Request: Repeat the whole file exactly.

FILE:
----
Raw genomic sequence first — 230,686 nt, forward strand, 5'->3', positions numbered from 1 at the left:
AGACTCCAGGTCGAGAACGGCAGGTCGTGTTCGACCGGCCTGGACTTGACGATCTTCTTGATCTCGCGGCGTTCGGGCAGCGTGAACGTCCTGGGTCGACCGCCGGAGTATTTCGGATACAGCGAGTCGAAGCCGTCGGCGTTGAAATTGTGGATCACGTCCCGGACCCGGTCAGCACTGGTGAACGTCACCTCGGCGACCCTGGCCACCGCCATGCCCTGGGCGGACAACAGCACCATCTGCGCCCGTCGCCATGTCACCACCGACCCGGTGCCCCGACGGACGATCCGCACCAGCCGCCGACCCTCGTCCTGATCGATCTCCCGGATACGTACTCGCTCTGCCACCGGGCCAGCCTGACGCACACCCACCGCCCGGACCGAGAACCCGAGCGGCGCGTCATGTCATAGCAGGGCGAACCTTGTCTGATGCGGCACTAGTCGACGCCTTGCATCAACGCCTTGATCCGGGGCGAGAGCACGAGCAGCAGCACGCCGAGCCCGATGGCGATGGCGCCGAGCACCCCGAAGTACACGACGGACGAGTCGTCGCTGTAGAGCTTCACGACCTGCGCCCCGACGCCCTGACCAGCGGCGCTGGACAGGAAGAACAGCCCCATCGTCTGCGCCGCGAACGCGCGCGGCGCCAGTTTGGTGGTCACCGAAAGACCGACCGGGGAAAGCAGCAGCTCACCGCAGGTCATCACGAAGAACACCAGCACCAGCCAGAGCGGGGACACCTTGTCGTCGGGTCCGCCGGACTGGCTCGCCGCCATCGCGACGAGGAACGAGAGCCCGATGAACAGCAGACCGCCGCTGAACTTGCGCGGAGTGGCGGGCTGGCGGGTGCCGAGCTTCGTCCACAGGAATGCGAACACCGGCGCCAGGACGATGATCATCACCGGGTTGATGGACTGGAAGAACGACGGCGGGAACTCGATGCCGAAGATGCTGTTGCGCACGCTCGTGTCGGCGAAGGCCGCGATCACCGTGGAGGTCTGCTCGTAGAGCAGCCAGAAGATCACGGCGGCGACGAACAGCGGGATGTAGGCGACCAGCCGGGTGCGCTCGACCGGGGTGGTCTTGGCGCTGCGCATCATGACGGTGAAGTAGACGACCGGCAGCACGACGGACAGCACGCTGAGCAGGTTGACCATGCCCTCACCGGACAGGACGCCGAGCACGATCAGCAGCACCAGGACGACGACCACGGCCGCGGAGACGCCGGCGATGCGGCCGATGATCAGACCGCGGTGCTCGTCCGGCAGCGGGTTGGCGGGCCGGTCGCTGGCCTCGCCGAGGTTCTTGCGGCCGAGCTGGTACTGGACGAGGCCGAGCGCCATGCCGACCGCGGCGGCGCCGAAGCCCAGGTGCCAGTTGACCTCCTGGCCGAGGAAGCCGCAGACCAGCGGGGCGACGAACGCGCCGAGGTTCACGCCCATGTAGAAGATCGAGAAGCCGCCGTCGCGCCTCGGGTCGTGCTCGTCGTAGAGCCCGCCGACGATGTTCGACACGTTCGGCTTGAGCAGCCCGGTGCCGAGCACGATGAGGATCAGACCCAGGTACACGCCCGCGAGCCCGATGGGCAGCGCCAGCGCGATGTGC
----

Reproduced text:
Raw genomic sequence first — 230,686 nt, forward strand, 5'->3', positions numbered from 1 at the left:
AGACTCCAGGTCGAGAACGGCAGGTCGTGTTCGACCGGCCTGGACTTGACGATCTTCTTGATCTCGCGGCGTTCGGGCAGCGTGAACGTCCTGGGTCGACCGCCGGAGTATTTCGGATACAGCGAGTCGAAGCCGTCGGCGTTGAAATTGTGGATCACGTCCCGGACCCGGTCAGCACTGGTGAACGTCACCTCGGCGACCCTGGCCACCGCCATGCCCTGGGCGGACAACAGCACCATCTGCGCCCGTCGCCATGTCACCACCGACCCGGTGCCCCGACGGACGATCCGCACCAGCCGCCGACCCTCGTCCTGATCGATCTCCCGGATACGTACTCGCTCTGCCACCGGGCCAGCCTGACGCACACCCACCGCCCGGACCGAGAACCCGAGCGGCGCGTCATGTCATAGCAGGGCGAACCTTGTCTGATGCGGCACTAGTCGACGCCTTGCATCAACGCCTTGATCCGGGGCGAGAGCACGAGCAGCAGCACGCCGAGCCCGATGGCGATGGCGCCGAGCACCCCGAAGTACACGACGGACGAGTCGTCGCTGTAGAGCTTCACGACCTGCGCCCCGACGCCCTGACCAGCGGCGCTGGACAGGAAGAACAGCCCCATCGTCTGCGCCGCGAACGCGCGCGGCGCCAGTTTGGTGGTCACCGAAAGACCGACCGGGGAAAGCAGCAGCTCACCGCAGGTCATCACGAAGAACACCAGCACCAGCCAGAGCGGGGACACCTTGTCGTCGGGTCCGCCGGACTGGCTCGCCGCCATCGCGACGAGGAACGAGAGCCCGATGAACAGCAGACCGCCGCTGAACTTGCGCGGAGTGGCGGGCTGGCGGGTGCCGAGCTTCGTCCACAGGAATGCGAACACCGGCGCCAGGACGATGATCATCACCGGGTTGATGGACTGGAAGAACGACGGCGGGAACTCGATGCCGAAGATGCTGTTGCGCACGCTCGTGTCGGCGAAGGCCGCGATCACCGTGGAGGTCTGCTCGTAGAGCAGCCAGAAGATCACGGCGGCGACGAACAGCGGGATGTAGGCGACCAGCCGGGTGCGCTCGACCGGGGTGGTCTTGGCGCTGCGCATCATGACGGTGAAGTAGACGACCGGCAGCACGACGGACAGCACGCTGAGCAGGTTGACCATGCCCTCACCGGACAGGACGCCGAGCACGATCAGCAGCACCAGGACGACGACCACGGCCGCGGAGACGCCGGCGATGCGGCCGATGATCAGACCGCGGTGCTCGTCCGGCAGCGGGTTGGCGGGCCGGTCGCTGGCCTCGCCGAGGTTCTTGCGGCCGAGCTGGTACTGGACGAGGCCGAGCGCCATGCCGACCGCGGCGGCGCCGAAGCCCAGGTGCCAGTTGACCTCCTGGCCGAGGAAGCCGCAGACCAGCGGGGCGACGAACGCGCCGAGGTTCACGCCCATGTAGAAGATCGAGAAGCCGCCGTCGCGCCTCGGGTCGTGCTCGTCGTAGAGCCCGCCGACGATGTTCGACACGTTCGGCTTGAGCAGCCCGGTGCCGAGCACGATGAGGATCAGACCCAGGTACACGCCCGCGAGCCCGATGGGCAGCGCCAGCGCGATGTGC